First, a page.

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Bone loss from the human distal tibia epiphysis during 24 days of unilateral lower limb suspension

Rittweger, Jörn and Winwood, Keith L. and Seynnes, Olivier Roger and de Boer, Maarten Daan and Wilks, Désirée C. and Lea, Rosalind and Rennie, Michael J. and Narici, Marco V. (2006) Bone loss from the human distal tibia epiphysis during 24 days of unilateral lower limb suspension. The journal of physiology, 577 (1). pp. 331-337. ISSN 1469-7793

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Abstract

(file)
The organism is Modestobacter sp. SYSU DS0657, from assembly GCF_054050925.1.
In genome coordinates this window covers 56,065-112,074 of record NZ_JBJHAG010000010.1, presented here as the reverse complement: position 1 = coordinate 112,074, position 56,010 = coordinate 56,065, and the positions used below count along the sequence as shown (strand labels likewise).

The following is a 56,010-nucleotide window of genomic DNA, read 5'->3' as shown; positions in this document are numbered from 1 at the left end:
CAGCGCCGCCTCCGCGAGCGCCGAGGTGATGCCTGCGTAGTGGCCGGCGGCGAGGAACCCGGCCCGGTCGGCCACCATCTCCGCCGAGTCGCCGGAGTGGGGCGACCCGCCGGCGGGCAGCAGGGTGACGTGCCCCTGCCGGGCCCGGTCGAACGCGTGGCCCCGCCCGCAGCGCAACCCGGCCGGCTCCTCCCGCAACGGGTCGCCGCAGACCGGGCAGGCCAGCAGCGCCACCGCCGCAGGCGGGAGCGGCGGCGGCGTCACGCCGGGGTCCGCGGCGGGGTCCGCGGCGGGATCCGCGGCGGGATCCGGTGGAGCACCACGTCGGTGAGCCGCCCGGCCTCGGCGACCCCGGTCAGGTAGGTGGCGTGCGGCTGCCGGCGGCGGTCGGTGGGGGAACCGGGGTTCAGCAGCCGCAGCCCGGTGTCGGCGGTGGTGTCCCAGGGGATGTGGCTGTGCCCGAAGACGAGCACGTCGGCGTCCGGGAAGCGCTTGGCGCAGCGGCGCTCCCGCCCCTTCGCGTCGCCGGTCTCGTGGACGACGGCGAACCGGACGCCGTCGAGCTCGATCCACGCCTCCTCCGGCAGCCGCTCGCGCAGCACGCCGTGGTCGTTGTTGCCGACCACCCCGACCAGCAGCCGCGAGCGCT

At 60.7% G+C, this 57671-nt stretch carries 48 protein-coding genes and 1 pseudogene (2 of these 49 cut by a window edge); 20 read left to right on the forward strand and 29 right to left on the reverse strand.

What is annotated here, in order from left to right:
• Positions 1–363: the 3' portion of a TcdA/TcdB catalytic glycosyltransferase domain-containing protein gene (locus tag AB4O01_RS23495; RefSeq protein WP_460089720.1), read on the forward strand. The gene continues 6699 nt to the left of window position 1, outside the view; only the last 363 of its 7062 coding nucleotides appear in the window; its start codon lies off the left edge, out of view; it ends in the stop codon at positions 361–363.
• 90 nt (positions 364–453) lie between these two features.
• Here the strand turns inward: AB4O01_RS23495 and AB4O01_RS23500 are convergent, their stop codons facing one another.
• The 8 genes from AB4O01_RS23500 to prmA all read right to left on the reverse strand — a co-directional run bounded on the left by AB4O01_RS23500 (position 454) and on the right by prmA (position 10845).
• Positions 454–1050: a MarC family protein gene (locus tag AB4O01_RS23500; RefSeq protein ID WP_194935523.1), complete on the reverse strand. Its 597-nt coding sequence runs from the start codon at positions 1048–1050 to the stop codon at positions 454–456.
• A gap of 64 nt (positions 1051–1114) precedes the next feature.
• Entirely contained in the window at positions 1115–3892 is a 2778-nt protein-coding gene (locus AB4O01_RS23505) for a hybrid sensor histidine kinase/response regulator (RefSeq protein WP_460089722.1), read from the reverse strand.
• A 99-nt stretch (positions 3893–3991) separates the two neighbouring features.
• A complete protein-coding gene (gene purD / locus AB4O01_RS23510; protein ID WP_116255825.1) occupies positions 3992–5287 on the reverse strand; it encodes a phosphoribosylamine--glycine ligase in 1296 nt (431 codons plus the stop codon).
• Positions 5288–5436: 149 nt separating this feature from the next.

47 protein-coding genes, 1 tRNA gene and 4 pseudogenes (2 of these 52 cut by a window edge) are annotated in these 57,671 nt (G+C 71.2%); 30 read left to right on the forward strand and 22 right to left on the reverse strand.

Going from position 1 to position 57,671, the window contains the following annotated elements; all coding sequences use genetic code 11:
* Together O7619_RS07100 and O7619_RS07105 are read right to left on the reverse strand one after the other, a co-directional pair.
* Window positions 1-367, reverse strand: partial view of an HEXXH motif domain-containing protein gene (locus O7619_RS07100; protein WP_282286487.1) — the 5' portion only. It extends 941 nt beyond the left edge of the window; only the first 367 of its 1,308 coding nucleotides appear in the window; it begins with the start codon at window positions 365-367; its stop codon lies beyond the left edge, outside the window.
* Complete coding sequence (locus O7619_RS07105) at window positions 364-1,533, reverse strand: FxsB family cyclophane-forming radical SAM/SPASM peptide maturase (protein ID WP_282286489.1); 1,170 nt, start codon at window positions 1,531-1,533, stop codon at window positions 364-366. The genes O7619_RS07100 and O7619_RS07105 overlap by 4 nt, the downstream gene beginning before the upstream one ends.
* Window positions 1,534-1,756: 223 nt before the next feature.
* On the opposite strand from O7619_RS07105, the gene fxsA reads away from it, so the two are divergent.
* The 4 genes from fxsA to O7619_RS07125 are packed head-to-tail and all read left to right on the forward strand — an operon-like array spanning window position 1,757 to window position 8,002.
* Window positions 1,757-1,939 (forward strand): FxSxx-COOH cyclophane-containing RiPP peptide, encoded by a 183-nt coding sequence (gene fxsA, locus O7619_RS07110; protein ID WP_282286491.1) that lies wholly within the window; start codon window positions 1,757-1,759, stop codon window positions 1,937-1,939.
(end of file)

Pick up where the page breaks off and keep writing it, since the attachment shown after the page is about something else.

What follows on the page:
Bone loss during immobilization is well documented. Currently, the only means of studying this in human beings is bed rest, which is resource intensive and inconvenient for the subjects. Unilateral lower limb suspension (ULLS) has been suggested as an alternative, but has not previously been demonstrated to cause bone loss. The main aim of our study was to test the hypothesis that ULLS would cause bone loss determined by peripheral quantitative computed tomography (pQCT). We investigated eight young healthy volunteers (19.1 ± 0.7 years; body mass index, 22.4 ± 2.6 kg m−2), who underwent ULLS for 24 days; their right foot was suspended with a strap attached to the shoulder so the knee angle was 10 deg and they wore a left shoe with a 7.5 cm sole to allow clearance of the right foot and used bilateral crutches to perambulate. Bone scans were obtained by pQCT from the distal epiphyses and from the diaphyses of the tibia in each leg twice before suspension, at days 7, 14 and 21 of the ULLS, and at days 4, 9, 35 and 90 of recovery. After 21 days of ULLS, bone mineral content of the peripheral portion of the epiphysis of the suspended tibia was reduced by 0.89 ± 0.48% (from 280.9 ± 34.5 to 278.4 ± 34.2 mg mm−1, P < 0.001) but no changes were observed in its central portion or in the unsuspended tibia. In the peripheral epiphyseal portion, significant bone loss (by 0.32 ± 0.54%, P= 0.045) occurred as early as day 7 of ULLS. We have demonstrated, for the first time, that in humans bone is lost during ULLS at rates comparable to those seen with bed rest, without alteration in limb fluid volumes thus validating the technique and raising important questions about the mechanisms involved.

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